Chioke: Diaspora Remittances Far Exceed Nigeria’s Gross Oil Revenue

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Ike Chioke
Group Managing Director of Afrinvest, Mr. Ike Chioke

Obinna Chima

The Group Managing Director, Afrinvest West Africa Limited, Mr. Ike Chioke, has stated that the total amount of inflow from diaspora remittances into Nigeria in 2018 was equal to 84 per cent of the country’s budget last year.

According to Chioke, in 2018, diaspora remittances exceeded gross oil revenue into the country, thereby emphasising the need to pay more attention to such inflow.

He said this in a report titled: “Anyí Aga Ato na Mmehie? – Envisioning New Paradigm for Investment n’Ala Igbo,” obtained at the weekend. Anyí Aga Ato na Mmehie is the Igbo translation of ‘Shall We Continue in Sin?’

The Afrinvest boss pointed out that the 2018 Remittance of Nigerians in the United States of $7.2 billion was more than the entire $6.7  billion earmarked for capital expenditure for 2019.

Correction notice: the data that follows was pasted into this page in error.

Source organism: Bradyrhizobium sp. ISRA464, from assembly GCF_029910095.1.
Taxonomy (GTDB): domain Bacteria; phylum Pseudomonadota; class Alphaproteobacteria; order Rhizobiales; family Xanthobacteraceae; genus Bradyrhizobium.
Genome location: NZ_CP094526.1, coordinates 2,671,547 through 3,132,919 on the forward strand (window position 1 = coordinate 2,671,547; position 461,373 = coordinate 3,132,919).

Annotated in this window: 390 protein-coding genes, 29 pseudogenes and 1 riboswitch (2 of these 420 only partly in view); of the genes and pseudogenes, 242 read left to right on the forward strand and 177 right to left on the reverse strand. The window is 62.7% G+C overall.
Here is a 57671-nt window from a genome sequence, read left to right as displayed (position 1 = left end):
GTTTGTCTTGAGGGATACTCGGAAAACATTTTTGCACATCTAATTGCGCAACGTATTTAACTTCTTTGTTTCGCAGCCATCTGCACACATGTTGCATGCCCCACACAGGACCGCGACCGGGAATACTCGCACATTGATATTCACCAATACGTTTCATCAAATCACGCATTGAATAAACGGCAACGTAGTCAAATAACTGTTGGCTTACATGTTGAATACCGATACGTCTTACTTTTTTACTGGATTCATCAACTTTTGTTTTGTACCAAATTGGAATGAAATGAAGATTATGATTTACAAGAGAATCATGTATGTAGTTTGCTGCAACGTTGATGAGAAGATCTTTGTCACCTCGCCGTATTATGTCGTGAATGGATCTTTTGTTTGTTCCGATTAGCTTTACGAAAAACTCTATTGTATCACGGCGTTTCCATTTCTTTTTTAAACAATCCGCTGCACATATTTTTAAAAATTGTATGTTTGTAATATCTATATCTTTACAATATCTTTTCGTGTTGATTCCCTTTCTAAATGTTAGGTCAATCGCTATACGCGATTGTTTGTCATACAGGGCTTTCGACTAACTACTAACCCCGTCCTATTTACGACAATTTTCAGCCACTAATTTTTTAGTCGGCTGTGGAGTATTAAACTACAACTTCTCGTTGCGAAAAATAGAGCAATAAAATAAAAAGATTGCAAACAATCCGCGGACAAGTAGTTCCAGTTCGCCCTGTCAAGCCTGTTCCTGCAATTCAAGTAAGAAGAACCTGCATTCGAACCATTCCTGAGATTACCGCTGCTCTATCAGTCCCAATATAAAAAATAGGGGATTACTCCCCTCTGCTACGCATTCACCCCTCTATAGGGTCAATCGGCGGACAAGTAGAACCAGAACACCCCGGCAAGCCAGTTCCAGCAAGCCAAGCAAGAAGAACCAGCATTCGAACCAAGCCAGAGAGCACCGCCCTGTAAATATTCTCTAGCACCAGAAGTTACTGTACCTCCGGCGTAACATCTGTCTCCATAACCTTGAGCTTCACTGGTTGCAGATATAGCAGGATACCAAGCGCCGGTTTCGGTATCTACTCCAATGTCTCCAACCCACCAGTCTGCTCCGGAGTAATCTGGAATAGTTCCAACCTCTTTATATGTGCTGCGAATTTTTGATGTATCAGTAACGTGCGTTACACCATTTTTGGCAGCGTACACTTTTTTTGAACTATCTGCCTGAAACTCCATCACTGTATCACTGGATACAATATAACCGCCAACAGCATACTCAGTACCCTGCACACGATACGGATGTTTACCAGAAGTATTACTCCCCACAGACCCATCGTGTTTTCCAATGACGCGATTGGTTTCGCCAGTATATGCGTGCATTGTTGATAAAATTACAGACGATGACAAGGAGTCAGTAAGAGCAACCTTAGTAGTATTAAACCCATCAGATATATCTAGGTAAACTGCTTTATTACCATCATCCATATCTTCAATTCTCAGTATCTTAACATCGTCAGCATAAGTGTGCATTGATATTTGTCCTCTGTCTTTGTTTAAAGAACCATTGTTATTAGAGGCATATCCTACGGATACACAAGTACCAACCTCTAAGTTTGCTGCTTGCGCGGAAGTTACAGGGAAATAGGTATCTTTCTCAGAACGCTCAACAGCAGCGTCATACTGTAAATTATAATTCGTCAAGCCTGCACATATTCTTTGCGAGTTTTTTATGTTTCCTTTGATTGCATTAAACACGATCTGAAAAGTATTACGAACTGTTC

He listed the 10 deadly sins ‘Mmehie’ in the Nigerian economy to include petroleum subsidy, deregulation of the oil and gas sector, corruption, impunity and rule of law, power sector bottleneck, electricity availability, education, healthcare, poverty incidence, social injustice and ease of doing business.

“Nigeria is not an oil producing country. Nigeria is a human capital producing country because diaspora flows far exceed gross oil revenue receipts,” he stressed.

According to him, Nigeria’s total debt stock has risen by $27.9 billion (84% rise) in the last four years, driven mostly by the $15.7 billion increase (341% jump) in foreign debt. The country spent  $5.2 billion spent on fuel subsidy in 2018.

“Buhari rejected the Petroleum Industry Governance Bill (PIGB) that would have revolutionised, liberalised, completely reformed, eliminated most of the fraud and subsidy, ensured transparency, inspired confidence and attracted massive economic investments to the oil sector for the simple reason that it reduced the powers of the president to interfere with the oil sector

“The reality of energy transition is catching up very fast and may result in a complete waste of opportunities if investments are not attracted in the next five years.”